Thursday, September 22, 2022

Responses To Questions For Board Of Education Voter’s Guide Highlight Similarities, Differences Among Candidates

***Guide Available For Downloading***

Only incumbent Amy Parrish among the four candidates seeking election to the Board of Education in November said that the Board had made the case for the 4.7 percent property tax increase it approved on Aug. 1.

Parrish also disagreed with fellow Republican Ryan Hammock and Independents Melissa Eagling and Ryan Repetske, all of whom said the Board should hold Town Hall meetings, should resume live-streaming its meetings, and should let voters fill unexpected vacancies on the Board.

In responding to 21 questions designed to create a Voter’s Guide for the upcoming elections for Post 2 and Post 3 on the Board of Education, Parrish, though given the chance to create some distance between herself and current Board policy, did not.

Repetske, challenging Parrish for Post 2, and Eagling and Hammock, seeking the open Post 3 position, often were critical of the Board, though not always in the same ways.

Hammock stated a concern about the Board’s plans for its new administrative building, Eagling was very critical of the Board’s policies for citizen comment, and Repetske sharply criticized how the Board handled the tax increase.

Hammock joined Parrish in fully supporting Board action during the COVID-19 pandemic, while Repetske and Eagling said they support much of the policy but that there was inadequate internal and external communication about what was happening in the schools.

The verbatim responses of the four candidates to the 21 questions posed to them are available in a downloadable Voter’s Guide for the Post 2 and Post 3 Nov. 8 Board of Education elections.

Creation Of Guide

In May, I had asked Hammock and Julie Mauck, candidates in the Republican Party Primary runoff in June, to complete a questionnaire asking about many of the issues that the Republican Party had raised on its May Primary Ballot.

Link For Guide 

I also asked a few other questions dealing with issues that had come before the Board of Education in recent years and gave Hammock and Mauck a chance for self introduction and to indicate why he or she was the better candidate.

I published a summary of the candidates’ responses on June 7 and also made available for downloading the forms completed by each of the candidates.

In preparation for the November election, I reviewed the questions with the thought of putting together a Voter’s Guide.

I decided all of the original questions remain relevant for the November election. I also added questions, most dealing with the decision by the Board to set the millage rate on Aug. 1 at a level that represents the 4.7 percent increase in property taxes.

I sent that new questionnaire to each of the four candidates on Sept. 11, offering Hammock the chance to modify or expand on his June answers and respond to the new ones.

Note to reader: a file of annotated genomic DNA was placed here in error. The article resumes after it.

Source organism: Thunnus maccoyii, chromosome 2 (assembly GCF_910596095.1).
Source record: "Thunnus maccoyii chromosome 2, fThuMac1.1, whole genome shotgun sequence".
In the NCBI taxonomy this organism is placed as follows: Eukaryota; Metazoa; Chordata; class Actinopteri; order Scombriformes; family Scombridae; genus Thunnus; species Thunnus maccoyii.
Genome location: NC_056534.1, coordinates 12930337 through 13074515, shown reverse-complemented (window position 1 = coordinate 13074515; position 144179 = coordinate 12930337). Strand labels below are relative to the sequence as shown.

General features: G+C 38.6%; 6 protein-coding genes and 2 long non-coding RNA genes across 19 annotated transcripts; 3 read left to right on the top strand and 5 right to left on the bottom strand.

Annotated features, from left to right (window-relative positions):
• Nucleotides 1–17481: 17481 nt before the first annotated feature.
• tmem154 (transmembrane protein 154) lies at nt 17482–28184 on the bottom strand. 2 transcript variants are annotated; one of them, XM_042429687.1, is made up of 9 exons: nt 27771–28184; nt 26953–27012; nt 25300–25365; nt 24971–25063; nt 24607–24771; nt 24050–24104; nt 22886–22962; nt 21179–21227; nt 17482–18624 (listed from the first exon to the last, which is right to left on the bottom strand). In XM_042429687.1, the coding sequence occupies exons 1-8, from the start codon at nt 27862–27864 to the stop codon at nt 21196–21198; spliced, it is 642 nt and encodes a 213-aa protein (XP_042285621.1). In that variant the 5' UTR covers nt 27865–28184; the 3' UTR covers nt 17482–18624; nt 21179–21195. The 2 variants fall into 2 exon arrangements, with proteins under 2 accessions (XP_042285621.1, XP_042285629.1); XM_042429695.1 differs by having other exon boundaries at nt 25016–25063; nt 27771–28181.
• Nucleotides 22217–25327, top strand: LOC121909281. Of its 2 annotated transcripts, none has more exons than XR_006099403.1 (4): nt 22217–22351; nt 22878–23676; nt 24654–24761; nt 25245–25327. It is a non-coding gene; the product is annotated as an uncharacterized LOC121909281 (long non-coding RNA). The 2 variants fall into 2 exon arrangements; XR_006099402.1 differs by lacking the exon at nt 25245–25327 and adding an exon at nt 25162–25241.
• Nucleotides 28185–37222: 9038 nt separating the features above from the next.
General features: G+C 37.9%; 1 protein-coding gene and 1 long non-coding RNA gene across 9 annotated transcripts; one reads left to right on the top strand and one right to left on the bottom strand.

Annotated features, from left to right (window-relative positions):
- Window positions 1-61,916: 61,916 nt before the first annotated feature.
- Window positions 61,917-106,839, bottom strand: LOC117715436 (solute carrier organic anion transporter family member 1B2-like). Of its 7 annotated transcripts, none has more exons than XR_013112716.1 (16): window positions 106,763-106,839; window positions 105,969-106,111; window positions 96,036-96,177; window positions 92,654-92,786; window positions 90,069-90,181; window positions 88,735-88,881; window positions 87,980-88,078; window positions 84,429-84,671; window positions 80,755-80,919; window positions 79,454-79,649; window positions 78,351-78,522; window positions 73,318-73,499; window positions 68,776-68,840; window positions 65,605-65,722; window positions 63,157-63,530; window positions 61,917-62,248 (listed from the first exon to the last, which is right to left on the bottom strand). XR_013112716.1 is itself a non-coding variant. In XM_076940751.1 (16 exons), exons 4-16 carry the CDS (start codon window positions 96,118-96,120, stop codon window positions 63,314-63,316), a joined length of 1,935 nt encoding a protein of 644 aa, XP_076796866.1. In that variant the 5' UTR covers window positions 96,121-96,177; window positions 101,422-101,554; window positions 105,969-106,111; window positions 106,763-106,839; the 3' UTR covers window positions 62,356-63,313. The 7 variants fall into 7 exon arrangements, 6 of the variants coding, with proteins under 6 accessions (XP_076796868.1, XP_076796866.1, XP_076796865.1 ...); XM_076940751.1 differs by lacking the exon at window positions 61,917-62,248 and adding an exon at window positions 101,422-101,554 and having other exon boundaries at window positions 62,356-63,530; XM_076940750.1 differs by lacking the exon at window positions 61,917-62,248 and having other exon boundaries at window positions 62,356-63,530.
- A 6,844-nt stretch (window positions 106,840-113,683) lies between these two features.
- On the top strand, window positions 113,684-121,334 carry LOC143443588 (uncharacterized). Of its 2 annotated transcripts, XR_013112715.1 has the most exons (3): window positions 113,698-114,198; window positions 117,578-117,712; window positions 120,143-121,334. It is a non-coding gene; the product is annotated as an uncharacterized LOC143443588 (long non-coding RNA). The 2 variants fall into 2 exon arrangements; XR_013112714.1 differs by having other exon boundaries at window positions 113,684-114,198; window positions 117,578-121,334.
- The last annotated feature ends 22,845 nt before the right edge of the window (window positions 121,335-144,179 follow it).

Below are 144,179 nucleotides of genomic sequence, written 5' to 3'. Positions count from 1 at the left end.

I told the candidates I would combine the responses into a Voter’s Guide, I would NOT edit what they wrote, I would write a brief summary of their comments, and I would make the full Guide available for download.

I did modify the questions slightly for Parrish, since she is a member of the Board, and many of the questions dealt with Board actions. The modified and original questions are included in the Guide.

Very Brief Highlights

My intent is to get as many people as possible to download and read the Guide, since I think that really is the best way to understand the responses of the candidates.

As a highlight, I’ll report that Parrish said she was the better candidate for Post 2 because of “my experience...and the training I’ve received,” while Repetske said he is the better candidate because he will bring “a new perspective, which I believe is sorely needed.”

“I am well educated, passionate, ethical, and hard working with a vision for problem solving and a heart for service,” Eagling said in making her case for election to Post 3, while Hammock said he “will represent all Oconee County citizens, not special interest groups from outside of Oconee County.”

In response to a question about what the candidate would do to improve the relationship between the Board of Education and the Board of Commissioners, Parrish said “The perception is not the reality.”

Eagling said she knew that Parrish disputed the premise of this question, so she would wait to see for herself.

Hammock said he already has held discussions with members of the two Boards and he would work to coordinate the work of the two bodies.

Repetske said he would try to get the members of the two Boards to meet together in public to “increase transparency” and get them to demonstrate “a willingness to listen to the community.”

Download The Guide

The Voter’s Guide is 39 pages long.

In addition to the responses to the questions, it includes a picture of each of the candidates and some basic information on each, drawn from the qualification forms and updated by the candidates.

I gave the candidates the opportunity to add questions they thought should be part of the Guide. None did so.

The Guide begins with the responses of Parrish, followed by those of Repetske, reflecting alphabetical order for Post 2.

The Guide then includes the responses of Eagling and Hammock, in alphabetical order, for Post 3.

The only editing I did was to highlight the answers for Repetske, Eagling, and Hammock. Parrish had done that when she returned her form.

The Guide is on my site at this url:

Please share this link with others interested in the Board of Education election.

Eagling and Repetske also appeared before the Oconee County Democrats at the party’s September meeting.

All four candidates are scheduled to appear on Sept. 26 at a debate organized by the Oconee County Republican Party.

Details on that event, which requires registration, are HERE.

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